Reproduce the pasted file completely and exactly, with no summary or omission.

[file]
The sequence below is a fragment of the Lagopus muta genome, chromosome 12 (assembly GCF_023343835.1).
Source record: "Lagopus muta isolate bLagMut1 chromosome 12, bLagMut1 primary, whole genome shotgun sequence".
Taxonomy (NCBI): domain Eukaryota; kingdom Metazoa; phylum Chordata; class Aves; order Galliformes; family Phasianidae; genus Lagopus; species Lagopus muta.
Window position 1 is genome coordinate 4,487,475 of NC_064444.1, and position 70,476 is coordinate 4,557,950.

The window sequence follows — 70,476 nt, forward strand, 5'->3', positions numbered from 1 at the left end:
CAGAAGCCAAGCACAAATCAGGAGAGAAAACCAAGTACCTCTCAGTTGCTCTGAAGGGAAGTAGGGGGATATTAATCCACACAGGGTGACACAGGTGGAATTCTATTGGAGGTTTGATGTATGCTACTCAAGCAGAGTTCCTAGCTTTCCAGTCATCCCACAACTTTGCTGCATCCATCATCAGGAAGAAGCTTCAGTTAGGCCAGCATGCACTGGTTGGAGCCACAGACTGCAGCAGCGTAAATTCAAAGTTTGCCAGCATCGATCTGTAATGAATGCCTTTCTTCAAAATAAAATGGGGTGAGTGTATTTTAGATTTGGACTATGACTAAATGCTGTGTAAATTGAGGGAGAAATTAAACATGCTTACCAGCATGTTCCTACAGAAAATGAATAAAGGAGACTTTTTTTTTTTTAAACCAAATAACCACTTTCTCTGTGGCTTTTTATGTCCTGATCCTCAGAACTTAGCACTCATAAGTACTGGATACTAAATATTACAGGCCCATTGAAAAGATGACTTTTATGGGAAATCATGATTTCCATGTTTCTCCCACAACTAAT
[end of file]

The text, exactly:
The sequence below is a fragment of the Lagopus muta genome, chromosome 12 (assembly GCF_023343835.1).
Source record: "Lagopus muta isolate bLagMut1 chromosome 12, bLagMut1 primary, whole genome shotgun sequence".
Taxonomy (NCBI): domain Eukaryota; kingdom Metazoa; phylum Chordata; class Aves; order Galliformes; family Phasianidae; genus Lagopus; species Lagopus muta.
Window position 1 is genome coordinate 4,487,475 of NC_064444.1, and position 70,476 is coordinate 4,557,950.

The window sequence follows — 70,476 nt, forward strand, 5'->3', positions numbered from 1 at the left end:
CAGAAGCCAAGCACAAATCAGGAGAGAAAACCAAGTACCTCTCAGTTGCTCTGAAGGGAAGTAGGGGGATATTAATCCACACAGGGTGACACAGGTGGAATTCTATTGGAGGTTTGATGTATGCTACTCAAGCAGAGTTCCTAGCTTTCCAGTCATCCCACAACTTTGCTGCATCCATCATCAGGAAGAAGCTTCAGTTAGGCCAGCATGCACTGGTTGGAGCCACAGACTGCAGCAGCGTAAATTCAAAGTTTGCCAGCATCGATCTGTAATGAATGCCTTTCTTCAAAATAAAATGGGGTGAGTGTATTTTAGATTTGGACTATGACTAAATGCTGTGTAAATTGAGGGAGAAATTAAACATGCTTACCAGCATGTTCCTACAGAAAATGAATAAAGGAGACTTTTTTTTTTTTAAACCAAATAACCACTTTCTCTGTGGCTTTTTATGTCCTGATCCTCAGAACTTAGCACTCATAAGTACTGGATACTAAATATTACAGGCCCATTGAAAAGATGACTTTTATGGGAAATCATGATTTCCATGTTTCTCCCACAACTAAT